Among the questions raised by our findings is the issue of specificity for particular forms of psychopathology. In a recent study replicating the gene-by-environment interaction between 5-HTTLPR and stressful life events on liability for episodes of major depression, investigators noted specificity of effects wherein they did not see this interaction increasing liability for generalized anxiety disorder (GAD) (Kendler et al, 2005). As reviewed earlier in this paper, AS is a risk factor for more than panic attacks; it is thought to increase susceptibility to a range of anxiety- and depressive disorders. Keeping in mind that DSM-IV categories only imperfectly reflect the nature of psychopathology, it should be expected that genetic and experiential risk factors may at times cross diagnostic borders. Other investigators have recently commented on the likelihood that the 5-HTTLPR interaction with life stress to increase depressive symptoms reflects an impact on more proximate psychological processes, rather than on any psychiatric diagnostic entity, per se (Jacobs et al, 2006). To the best of our knowledge, this is the first report of a gene-by-environment interaction that is associated with increased levels of a trait (ie, AS) that serves as a broad susceptibility factor (‘intermediate phenotype’) for anxiety-depressive psychopathology. Importantly, in this data set, there was some specificity for AS, as similar findings were not detected for another related trait, Neuroticism—although we must consider the possibility that this failure to find an association with neuroticism is a false negative, owing to sample size or the particular measure of neuroticism used in this study (Sen et al, 2004). On the other hand, specificity for emotional abuse was not confirmed, as similar (although somewhat less consistent) effects were seen for physical abuse, suggesting that this pathway may not discriminate between different types of stressors.

The SLC6A4 VNTR, 5-HTTLPR, is one of the best-studied genetic polymorphisms in psychiatry, and its status as a functional variant is well supported in the literature, both directly (through functional studies) and indirectly (through observed effects on phenotype). The description of an SNP variant in the VNTR region that also alters function was therefore of great interest (Hu et al, 2005; Parsey et al, 2006). Specifically, the ‘g’ SNP allele on the background of the VNTR L allele is functionally similar to the VNTR S allele—that is, this additional genotyping allows reclassification of some L alleles that function like S alleles. Making this reclassification in genetic association studies should increase power by reducing the ‘noise’ introduced by the presence of L alleles that are functionally equivalent to S alleles. In our sample, this resulted in the reclassification of 16 L alleles as S′ alleles and, in the case of the heritable physical sensitivity component of AS, slightly improved statistical significance for the relevant comparison, although it did not differ substantively from the original diallelic ‘L/S’ classification. We should also point out that, contrary to some other studies which find that presence of one or more S alleles seems to confer increased stress-related vulnerability (with no dose–response relationship for number of S alleles), our findings centered on the impact of S homozygosity. Thus, although a very consistent literature is emerging with regard to a role for SLC6A4 and stress-related psychopathology, the precise identification of the risk-conferring variant(s) remains to be determined.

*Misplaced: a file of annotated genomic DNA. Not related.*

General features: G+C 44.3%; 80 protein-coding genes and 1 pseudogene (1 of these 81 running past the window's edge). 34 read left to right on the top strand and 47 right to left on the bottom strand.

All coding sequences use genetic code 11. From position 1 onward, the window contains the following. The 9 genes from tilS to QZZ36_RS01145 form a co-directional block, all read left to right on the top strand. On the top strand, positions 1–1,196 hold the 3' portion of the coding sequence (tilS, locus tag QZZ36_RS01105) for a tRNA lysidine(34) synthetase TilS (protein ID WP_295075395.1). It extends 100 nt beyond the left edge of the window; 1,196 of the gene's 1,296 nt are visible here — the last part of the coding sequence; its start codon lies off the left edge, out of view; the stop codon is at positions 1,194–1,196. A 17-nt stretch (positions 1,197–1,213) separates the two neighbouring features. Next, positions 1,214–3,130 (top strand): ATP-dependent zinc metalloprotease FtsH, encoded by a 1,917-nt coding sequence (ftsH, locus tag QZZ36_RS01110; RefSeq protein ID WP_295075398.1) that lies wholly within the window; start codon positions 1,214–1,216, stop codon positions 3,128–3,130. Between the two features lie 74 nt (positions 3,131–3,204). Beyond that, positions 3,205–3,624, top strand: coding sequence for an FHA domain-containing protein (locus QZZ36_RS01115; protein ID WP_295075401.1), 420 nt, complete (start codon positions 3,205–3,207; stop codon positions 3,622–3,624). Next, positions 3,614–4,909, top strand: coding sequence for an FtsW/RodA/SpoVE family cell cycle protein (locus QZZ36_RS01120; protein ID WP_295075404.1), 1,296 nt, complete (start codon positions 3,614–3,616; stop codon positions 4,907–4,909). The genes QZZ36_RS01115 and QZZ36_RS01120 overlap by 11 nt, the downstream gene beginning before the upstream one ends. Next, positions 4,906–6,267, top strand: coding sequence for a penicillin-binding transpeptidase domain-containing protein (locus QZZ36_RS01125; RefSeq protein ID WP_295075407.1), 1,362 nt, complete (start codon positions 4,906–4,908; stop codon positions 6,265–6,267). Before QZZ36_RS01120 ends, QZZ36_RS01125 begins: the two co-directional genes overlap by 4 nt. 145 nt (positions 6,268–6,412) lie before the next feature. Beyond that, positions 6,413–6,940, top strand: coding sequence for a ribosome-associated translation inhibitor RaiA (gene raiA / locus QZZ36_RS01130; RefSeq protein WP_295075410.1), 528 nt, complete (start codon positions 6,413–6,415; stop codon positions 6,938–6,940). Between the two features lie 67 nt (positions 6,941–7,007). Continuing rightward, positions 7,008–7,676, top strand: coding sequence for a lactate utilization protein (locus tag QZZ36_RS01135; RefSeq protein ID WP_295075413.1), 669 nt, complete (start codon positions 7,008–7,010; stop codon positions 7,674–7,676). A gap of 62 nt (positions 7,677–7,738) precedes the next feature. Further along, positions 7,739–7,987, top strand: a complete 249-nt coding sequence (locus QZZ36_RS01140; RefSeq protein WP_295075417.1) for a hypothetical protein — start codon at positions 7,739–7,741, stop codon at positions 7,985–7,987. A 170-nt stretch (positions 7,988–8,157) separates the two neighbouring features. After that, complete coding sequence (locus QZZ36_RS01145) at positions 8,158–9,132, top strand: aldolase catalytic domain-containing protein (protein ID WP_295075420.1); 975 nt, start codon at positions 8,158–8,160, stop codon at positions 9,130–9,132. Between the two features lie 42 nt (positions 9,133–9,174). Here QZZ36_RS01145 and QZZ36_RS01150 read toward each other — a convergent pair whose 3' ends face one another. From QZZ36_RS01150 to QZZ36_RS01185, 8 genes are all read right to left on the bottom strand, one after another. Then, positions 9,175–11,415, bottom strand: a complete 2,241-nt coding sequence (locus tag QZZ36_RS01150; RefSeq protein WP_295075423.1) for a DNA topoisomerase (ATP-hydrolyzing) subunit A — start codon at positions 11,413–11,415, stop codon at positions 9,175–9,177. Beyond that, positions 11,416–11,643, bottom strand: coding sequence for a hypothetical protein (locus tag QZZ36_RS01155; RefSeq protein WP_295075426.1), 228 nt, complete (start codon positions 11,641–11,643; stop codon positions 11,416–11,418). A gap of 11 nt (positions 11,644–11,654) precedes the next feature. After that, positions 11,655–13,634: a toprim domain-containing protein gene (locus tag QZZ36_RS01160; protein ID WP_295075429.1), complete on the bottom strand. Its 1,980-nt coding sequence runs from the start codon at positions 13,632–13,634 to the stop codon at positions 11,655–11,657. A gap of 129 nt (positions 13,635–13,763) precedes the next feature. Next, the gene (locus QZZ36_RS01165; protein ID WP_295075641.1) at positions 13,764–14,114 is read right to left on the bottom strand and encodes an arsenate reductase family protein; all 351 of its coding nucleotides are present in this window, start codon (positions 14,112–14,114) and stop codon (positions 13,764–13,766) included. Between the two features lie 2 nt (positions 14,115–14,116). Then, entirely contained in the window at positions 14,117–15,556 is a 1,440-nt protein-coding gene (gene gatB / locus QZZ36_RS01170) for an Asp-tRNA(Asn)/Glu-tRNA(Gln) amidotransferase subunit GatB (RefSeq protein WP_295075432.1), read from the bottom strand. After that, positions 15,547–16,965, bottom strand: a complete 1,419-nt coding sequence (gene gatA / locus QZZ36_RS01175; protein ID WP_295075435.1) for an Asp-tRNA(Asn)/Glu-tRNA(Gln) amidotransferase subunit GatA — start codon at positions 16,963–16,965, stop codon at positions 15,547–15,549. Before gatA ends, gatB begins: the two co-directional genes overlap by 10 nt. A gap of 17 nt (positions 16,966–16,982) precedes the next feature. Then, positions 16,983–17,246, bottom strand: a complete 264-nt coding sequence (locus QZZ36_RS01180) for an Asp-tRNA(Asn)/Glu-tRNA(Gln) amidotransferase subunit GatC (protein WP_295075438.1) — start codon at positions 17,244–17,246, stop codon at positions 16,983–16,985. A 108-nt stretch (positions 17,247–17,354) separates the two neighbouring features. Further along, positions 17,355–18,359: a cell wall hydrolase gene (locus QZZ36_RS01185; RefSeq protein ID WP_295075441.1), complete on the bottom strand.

This report adds to the growing literature documenting specific examples of gene-by-environment interaction involving the 5-HTTLPR variant at the SLC6A4 locus; we now add AS to previously studied phenotypes that already include depression and alcohol use (Kaufman et al, 2006a). These results are surprising in their consistency (although, as noted above, some studies have not been consistent), and together, they suggest that this one variant plays a very substantive role in modulating an individual's stress sensitivity or resilience. We hypothesize that this variant regulates some aspect of brain function very relevant for buffering stress, which could be through a very complex mechanism, but which could also involve such theoretically quantifiable aspects of brain function as available pools of serotonin. Testing this hypothesis, and identifying other mechanisms by which constitutional variations in brain serotonin function can influence emotional resiliency to stress, are challenges for the future as we work to identify endophenotypes for stress-related psychopathology.